Two examples. Tonight someone told me an interesting dvar torah about the institution of tzitzit. The purpose of tzitzit, perhaps, is to see them remember God's commandments and avoid sin (though perhaps I could argue that this is a side effect rather that the root cause of the commandment.) However, Milgrom has demonstrated that in the Ancient Near East, prominent people wore fringes on their garments. There is a lot of evidence to back this up. Techeilet is also a mark of nobility. Therefore, to cite Milgrom, ""Weaving a ...[blue] thread into the tsitsit enhances its symbolism as a mark of nobility. Further, since all Jews are required to wear it, it is a sign that Jews are a people of nobility. Their sovereign, however, is not mortal: Jews are princes of God." (see here)

The one who related this to me added the following insightful comment. Only the high priest (kohen gadol) was allowed to wear shaatnez in his priestly garments, yet here, every Jew was commanded to put techeilet, made of wool, on his linen garment (if the garment were made of linen). Thus each person is priestlike, reinforcing the idea that the Israelite nation is a mamlechet kohanim vegoy kadosh, "a kingdom of priests and a holy nation."

Thus the practice of putting on tzitzit is a democratic statement, that all the people are holy. We can link it to recalling the commandments in that it reminds the Israelite of his higher calling, of his priestly and noble stature, which requires a specific code of behavior. (see here for another formulation of this, in the review)

It all sounds very good. However, there is nothing in the Biblical command to suggest this explanation. This is all a rationalization; an attempt to fit the square peg of tzitzit as a reminder into the round hole of Ancient Near Eastern nobility wearing fringes.

Even the surface manifestations do not match. Did the Ancient Near Easterners wear one blue string in their fringes? No. they just wore fringes. The blue is taken by Milgrom from elsewhere to symbolize nobility.

Also, there are other possible explanations from fringes. In Mari, in the Ancient Near East, the prophet would enclose his hem and a lock of his hair with his report. The hem was also used as a signature, pressed into a clay tablet, and sometimes (according to Speiser) the fringe could serve duty in place of the hem. (see same link as above)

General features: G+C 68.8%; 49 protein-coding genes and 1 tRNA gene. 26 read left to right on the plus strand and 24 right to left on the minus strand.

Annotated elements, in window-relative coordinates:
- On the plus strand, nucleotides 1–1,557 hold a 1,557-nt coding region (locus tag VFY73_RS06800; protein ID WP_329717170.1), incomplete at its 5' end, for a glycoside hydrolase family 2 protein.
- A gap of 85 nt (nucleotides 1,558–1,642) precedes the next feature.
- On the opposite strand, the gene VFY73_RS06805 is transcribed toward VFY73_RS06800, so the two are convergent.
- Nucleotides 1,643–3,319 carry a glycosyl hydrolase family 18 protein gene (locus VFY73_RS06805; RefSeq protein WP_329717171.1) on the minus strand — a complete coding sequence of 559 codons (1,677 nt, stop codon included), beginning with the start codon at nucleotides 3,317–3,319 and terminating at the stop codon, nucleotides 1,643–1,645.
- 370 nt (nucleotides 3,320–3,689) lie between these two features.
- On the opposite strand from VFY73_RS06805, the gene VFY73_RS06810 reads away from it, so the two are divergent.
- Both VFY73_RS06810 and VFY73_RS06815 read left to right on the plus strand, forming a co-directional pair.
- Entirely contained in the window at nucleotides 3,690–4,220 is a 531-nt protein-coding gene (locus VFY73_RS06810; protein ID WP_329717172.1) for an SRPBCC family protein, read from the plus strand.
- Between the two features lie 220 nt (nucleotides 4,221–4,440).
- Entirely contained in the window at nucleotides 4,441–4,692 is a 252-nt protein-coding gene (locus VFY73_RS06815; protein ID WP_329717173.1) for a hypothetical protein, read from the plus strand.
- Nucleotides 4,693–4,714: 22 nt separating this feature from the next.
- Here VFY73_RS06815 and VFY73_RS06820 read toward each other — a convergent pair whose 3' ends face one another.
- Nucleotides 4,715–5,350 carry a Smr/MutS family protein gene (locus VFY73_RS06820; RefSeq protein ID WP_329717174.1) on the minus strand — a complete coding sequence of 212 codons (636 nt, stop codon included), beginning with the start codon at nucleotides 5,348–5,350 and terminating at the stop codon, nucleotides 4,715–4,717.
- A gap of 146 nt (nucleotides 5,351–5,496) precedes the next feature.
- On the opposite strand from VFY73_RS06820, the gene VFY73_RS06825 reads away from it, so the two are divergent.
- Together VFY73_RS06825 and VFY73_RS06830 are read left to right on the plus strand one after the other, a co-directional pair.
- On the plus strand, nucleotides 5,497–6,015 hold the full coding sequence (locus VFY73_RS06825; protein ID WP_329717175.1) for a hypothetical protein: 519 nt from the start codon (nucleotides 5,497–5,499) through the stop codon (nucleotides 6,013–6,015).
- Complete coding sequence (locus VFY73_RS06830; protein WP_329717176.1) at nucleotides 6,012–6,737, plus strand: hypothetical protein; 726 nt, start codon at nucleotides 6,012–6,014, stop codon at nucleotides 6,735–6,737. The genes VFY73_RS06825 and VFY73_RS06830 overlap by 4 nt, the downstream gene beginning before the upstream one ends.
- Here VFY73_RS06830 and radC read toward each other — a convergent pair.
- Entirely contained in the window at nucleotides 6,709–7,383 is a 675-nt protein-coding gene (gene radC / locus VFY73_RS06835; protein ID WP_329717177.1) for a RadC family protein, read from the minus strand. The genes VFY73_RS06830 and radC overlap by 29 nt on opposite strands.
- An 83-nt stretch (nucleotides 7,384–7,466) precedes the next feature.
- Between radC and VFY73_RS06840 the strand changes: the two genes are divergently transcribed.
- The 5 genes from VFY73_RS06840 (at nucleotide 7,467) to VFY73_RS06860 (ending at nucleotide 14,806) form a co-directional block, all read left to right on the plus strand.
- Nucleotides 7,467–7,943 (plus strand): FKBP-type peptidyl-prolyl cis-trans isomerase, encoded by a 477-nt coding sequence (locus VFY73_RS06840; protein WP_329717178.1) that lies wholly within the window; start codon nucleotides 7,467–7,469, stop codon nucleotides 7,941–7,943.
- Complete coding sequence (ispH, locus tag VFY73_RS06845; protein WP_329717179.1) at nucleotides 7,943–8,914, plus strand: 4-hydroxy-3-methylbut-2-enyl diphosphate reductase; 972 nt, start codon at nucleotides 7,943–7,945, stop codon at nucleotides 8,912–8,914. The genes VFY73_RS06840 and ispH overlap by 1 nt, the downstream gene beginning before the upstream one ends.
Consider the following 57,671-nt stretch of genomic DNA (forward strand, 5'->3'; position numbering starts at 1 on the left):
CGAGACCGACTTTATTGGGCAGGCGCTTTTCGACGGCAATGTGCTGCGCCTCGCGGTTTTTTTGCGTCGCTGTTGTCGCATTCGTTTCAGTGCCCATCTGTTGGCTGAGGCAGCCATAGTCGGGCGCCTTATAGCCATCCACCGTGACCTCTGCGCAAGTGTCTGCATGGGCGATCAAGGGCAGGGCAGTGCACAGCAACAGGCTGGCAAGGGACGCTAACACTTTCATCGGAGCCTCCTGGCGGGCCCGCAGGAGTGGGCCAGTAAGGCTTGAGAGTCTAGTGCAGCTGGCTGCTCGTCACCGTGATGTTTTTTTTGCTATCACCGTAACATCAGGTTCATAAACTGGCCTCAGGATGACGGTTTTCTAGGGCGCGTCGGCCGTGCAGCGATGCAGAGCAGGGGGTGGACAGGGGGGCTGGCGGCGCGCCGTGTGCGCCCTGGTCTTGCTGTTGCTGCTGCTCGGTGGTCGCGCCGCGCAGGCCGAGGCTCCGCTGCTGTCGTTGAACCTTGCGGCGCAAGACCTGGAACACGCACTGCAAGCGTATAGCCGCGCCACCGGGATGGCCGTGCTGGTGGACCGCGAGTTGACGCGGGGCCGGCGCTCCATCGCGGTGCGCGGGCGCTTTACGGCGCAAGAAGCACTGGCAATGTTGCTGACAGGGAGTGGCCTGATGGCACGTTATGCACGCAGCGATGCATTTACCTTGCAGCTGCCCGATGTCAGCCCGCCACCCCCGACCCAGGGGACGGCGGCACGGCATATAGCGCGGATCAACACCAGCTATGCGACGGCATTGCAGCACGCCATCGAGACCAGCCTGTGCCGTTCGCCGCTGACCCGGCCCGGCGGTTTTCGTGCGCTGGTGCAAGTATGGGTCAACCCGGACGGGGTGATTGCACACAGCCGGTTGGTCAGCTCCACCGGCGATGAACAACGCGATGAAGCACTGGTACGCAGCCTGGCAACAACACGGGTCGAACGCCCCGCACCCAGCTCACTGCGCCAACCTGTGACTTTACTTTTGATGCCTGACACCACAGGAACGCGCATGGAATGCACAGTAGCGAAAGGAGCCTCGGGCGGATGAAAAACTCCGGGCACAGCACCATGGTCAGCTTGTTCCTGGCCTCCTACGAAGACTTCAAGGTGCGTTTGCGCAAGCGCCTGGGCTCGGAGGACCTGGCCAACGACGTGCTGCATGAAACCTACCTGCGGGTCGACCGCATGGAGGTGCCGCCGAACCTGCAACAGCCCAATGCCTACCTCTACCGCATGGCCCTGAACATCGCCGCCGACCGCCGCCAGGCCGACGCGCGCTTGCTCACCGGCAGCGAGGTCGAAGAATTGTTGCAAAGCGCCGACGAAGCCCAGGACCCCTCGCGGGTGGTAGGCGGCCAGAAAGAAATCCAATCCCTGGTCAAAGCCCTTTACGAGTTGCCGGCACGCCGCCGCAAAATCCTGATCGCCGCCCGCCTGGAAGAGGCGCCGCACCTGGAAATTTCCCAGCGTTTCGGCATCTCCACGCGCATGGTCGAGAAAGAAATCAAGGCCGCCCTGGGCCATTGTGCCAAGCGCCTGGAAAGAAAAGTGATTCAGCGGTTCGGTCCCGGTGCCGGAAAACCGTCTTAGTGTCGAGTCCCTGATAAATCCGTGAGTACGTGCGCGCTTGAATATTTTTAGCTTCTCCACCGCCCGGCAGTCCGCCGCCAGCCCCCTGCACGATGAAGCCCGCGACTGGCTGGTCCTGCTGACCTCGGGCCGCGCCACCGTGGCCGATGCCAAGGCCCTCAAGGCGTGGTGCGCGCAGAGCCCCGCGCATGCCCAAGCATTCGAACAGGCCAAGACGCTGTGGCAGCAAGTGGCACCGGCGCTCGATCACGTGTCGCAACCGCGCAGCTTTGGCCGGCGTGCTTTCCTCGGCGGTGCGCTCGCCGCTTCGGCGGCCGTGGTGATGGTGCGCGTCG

I might then offer the rationalization/fit that the fringe each Israelite wears represents the signature of the prophet, Moshe, on his prophecy, that is the entirety of Torah, and thus will serve to remind the average Israelite about all of the commandments. {OK, not the best explanation I could come up with, but it is possible, and corresponds to a different meaning the fringe had in Ancient Near Eastern culture.}

So which one is it? When you realize that there are other meanings to the fringe, Milgrom's explanation loses some of its force. And, need it be any of the above explanations? Think about it. Fringes became a style in the Ancient Near East for various personalities. Now there was a concept that someone could have a fringe on his garment. Different cultures might attach entirely different significance to this feature, just as the Jew and the Hindu immerses items in water, for entirely different causes.

A similar situation arises in terms of the piercing of the Israelite perpetual slave's ear. He says "I love my master" and his ear is pierce; he serves until the Jubilee year. Ancient Near Eastern law has similar laws in terms of slaves and ears. Maidservants get their ear mangled for not behaving as befit their place. A slave who denies his master has his ear cut off. So one can argue it is a punishment.

Or, as I suggested, and I found out later some Biblical scholars: the law seems the reverse. In ANE law the servant who denies his master is punished in his ear, while in Jewish law he loves his master and is punished similarly. Chazal don't ask this question (at least not explicitly) but say the reason is that the ear which heard "ki li benei yisrael avadim." "For to Me are the Children of Israel slaves." They are slaves to Me (God) and not slaves to slaves. Thus, I would suggest, by saying he love their human master, the perpetual Hebrew slave denies the Mastery of his true Master, God.